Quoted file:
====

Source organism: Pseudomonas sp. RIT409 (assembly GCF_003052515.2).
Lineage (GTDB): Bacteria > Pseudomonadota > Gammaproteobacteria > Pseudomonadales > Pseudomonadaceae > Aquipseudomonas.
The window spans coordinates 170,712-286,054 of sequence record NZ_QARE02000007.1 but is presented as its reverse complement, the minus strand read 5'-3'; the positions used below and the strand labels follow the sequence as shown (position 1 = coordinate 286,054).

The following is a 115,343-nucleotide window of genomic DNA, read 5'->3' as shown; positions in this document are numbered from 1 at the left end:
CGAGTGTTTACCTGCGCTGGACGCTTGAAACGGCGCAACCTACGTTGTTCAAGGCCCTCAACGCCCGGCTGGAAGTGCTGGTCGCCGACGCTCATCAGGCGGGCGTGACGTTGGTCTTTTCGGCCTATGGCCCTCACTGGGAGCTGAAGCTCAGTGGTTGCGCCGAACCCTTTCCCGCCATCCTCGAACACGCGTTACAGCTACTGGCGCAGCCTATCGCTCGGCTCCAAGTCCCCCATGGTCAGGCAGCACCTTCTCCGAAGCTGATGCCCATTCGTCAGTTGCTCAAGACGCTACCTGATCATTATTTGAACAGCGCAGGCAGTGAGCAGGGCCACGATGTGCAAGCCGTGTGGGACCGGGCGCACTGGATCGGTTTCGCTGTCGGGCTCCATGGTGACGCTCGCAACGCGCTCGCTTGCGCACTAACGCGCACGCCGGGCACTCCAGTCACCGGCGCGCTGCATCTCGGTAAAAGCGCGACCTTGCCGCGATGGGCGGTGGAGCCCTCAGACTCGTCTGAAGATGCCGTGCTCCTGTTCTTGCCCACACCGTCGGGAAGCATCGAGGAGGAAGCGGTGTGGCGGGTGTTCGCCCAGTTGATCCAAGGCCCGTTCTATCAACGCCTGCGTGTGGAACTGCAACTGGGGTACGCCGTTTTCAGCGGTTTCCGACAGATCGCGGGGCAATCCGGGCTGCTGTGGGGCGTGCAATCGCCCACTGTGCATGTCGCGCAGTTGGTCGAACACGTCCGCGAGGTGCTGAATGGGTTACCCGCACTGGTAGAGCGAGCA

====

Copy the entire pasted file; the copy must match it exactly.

Source organism: Pseudomonas sp. RIT409 (assembly GCF_003052515.2).
Lineage (GTDB): Bacteria > Pseudomonadota > Gammaproteobacteria > Pseudomonadales > Pseudomonadaceae > Aquipseudomonas.
The window spans coordinates 170,712-286,054 of sequence record NZ_QARE02000007.1 but is presented as its reverse complement, the minus strand read 5'-3'; the positions used below and the strand labels follow the sequence as shown (position 1 = coordinate 286,054).

The following is a 115,343-nucleotide window of genomic DNA, read 5'->3' as shown; positions in this document are numbered from 1 at the left end:
CGAGTGTTTACCTGCGCTGGACGCTTGAAACGGCGCAACCTACGTTGTTCAAGGCCCTCAACGCCCGGCTGGAAGTGCTGGTCGCCGACGCTCATCAGGCGGGCGTGACGTTGGTCTTTTCGGCCTATGGCCCTCACTGGGAGCTGAAGCTCAGTGGTTGCGCCGAACCCTTTCCCGCCATCCTCGAACACGCGTTACAGCTACTGGCGCAGCCTATCGCTCGGCTCCAAGTCCCCCATGGTCAGGCAGCACCTTCTCCGAAGCTGATGCCCATTCGTCAGTTGCTCAAGACGCTACCTGATCATTATTTGAACAGCGCAGGCAGTGAGCAGGGCCACGATGTGCAAGCCGTGTGGGACCGGGCGCACTGGATCGGTTTCGCTGTCGGGCTCCATGGTGACGCTCGCAACGCGCTCGCTTGCGCACTAACGCGCACGCCGGGCACTCCAGTCACCGGCGCGCTGCATCTCGGTAAAAGCGCGACCTTGCCGCGATGGGCGGTGGAGCCCTCAGACTCGTCTGAAGATGCCGTGCTCCTGTTCTTGCCCACACCGTCGGGAAGCATCGAGGAGGAAGCGGTGTGGCGGGTGTTCGCCCAGTTGATCCAAGGCCCGTTCTATCAACGCCTGCGTGTGGAACTGCAACTGGGGTACGCCGTTTTCAGCGGTTTCCGACAGATCGCGGGGCAATCCGGGCTGCTGTGGGGCGTGCAATCGCCCACTGTGCATGTCGCGCAGTTGGTCGAACACGTCCGCGAGGTGCTGAATGGGTTACCCGCACTGGTAGAGCGAGCA